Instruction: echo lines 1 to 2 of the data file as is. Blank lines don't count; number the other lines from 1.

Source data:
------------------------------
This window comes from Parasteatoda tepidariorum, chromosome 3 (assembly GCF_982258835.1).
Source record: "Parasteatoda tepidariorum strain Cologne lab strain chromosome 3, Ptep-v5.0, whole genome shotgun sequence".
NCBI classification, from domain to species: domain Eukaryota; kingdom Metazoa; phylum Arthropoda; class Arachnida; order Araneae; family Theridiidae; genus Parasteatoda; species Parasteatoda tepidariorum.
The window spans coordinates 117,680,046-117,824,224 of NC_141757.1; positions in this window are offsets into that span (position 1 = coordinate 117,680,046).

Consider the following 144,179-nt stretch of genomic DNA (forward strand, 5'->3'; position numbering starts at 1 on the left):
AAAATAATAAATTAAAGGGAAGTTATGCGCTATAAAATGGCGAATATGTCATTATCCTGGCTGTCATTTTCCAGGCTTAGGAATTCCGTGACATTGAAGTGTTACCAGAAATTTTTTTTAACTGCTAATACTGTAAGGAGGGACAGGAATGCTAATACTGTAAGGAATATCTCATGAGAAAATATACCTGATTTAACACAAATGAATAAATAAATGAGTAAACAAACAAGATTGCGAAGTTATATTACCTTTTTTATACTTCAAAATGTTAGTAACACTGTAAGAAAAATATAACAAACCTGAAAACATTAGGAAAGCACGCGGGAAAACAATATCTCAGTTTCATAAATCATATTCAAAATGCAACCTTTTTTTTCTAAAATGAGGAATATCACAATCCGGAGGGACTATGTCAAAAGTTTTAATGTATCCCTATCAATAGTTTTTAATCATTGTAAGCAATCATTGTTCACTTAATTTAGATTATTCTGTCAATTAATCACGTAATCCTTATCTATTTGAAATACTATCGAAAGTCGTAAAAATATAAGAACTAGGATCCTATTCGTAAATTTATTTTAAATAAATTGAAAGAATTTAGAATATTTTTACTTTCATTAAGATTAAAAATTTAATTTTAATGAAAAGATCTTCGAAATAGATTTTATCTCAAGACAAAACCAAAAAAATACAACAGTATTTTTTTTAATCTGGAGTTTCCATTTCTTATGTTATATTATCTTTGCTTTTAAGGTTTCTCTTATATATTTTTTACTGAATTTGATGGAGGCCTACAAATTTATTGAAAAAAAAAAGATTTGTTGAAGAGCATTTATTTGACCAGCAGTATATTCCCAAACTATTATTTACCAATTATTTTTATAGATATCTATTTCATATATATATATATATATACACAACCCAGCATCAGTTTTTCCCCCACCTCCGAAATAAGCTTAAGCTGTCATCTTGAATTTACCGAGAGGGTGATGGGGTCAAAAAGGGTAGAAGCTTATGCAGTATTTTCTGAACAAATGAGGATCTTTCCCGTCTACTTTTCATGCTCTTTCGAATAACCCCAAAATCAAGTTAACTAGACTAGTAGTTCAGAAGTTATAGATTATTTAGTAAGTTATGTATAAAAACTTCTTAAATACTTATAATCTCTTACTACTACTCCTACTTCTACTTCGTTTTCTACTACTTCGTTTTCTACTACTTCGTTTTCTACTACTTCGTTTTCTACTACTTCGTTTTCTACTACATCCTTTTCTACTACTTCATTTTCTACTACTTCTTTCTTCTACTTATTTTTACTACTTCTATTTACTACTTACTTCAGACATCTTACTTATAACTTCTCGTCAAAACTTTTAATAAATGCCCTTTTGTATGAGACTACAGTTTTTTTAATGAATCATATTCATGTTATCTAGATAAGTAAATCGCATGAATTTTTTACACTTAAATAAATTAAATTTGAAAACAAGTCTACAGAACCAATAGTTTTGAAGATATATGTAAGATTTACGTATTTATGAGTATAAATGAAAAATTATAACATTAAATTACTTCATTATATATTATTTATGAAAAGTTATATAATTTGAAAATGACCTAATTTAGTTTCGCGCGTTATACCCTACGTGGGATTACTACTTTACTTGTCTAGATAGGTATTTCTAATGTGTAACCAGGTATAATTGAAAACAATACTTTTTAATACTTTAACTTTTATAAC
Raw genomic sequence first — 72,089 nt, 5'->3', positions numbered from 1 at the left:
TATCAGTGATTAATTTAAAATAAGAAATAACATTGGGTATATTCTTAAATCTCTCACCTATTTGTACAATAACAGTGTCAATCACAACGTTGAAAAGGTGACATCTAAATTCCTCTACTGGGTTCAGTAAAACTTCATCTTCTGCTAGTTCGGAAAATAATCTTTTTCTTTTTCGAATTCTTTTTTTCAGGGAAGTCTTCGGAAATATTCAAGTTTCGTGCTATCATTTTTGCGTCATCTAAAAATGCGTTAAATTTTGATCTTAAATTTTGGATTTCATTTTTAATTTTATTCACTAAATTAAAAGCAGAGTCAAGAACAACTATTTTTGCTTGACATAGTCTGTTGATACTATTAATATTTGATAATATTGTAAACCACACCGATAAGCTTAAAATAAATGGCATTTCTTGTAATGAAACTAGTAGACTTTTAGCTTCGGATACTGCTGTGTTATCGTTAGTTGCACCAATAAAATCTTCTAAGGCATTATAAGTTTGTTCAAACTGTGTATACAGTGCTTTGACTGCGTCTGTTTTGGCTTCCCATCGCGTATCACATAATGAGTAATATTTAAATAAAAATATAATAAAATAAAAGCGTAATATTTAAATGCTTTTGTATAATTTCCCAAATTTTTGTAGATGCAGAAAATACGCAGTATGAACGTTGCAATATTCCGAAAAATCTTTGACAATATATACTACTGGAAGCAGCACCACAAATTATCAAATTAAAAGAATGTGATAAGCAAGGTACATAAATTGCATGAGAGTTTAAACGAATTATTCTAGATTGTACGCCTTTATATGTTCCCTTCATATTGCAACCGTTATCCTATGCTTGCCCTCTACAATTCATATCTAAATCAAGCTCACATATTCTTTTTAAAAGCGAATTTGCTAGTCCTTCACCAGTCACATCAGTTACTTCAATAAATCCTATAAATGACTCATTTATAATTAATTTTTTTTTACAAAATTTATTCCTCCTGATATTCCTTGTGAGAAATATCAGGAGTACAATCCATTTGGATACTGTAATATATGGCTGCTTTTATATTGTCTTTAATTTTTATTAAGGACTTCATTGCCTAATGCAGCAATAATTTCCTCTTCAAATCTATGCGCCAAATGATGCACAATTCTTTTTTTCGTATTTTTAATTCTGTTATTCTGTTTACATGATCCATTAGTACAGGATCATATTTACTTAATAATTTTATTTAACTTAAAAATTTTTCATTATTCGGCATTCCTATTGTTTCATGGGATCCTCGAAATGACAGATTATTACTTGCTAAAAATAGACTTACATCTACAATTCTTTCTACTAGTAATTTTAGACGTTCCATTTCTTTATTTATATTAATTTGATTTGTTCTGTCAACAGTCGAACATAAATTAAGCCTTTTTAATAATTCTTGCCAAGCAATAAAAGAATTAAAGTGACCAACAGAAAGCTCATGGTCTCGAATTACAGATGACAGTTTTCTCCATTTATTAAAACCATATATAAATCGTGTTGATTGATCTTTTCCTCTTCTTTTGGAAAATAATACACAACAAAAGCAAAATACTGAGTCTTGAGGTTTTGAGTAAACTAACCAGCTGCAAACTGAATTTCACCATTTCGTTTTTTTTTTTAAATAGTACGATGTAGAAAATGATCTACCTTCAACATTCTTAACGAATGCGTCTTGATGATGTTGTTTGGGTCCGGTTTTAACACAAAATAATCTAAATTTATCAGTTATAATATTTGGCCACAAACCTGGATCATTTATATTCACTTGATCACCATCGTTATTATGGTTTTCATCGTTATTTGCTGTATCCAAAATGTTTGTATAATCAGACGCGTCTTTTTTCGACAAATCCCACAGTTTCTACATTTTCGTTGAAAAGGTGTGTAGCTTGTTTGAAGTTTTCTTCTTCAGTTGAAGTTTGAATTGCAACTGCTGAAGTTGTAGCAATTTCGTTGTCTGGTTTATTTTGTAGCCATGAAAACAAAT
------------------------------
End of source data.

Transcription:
This window comes from Parasteatoda tepidariorum, chromosome 3 (assembly GCF_982258835.1).
Source record: "Parasteatoda tepidariorum strain Cologne lab strain chromosome 3, Ptep-v5.0, whole genome shotgun sequence".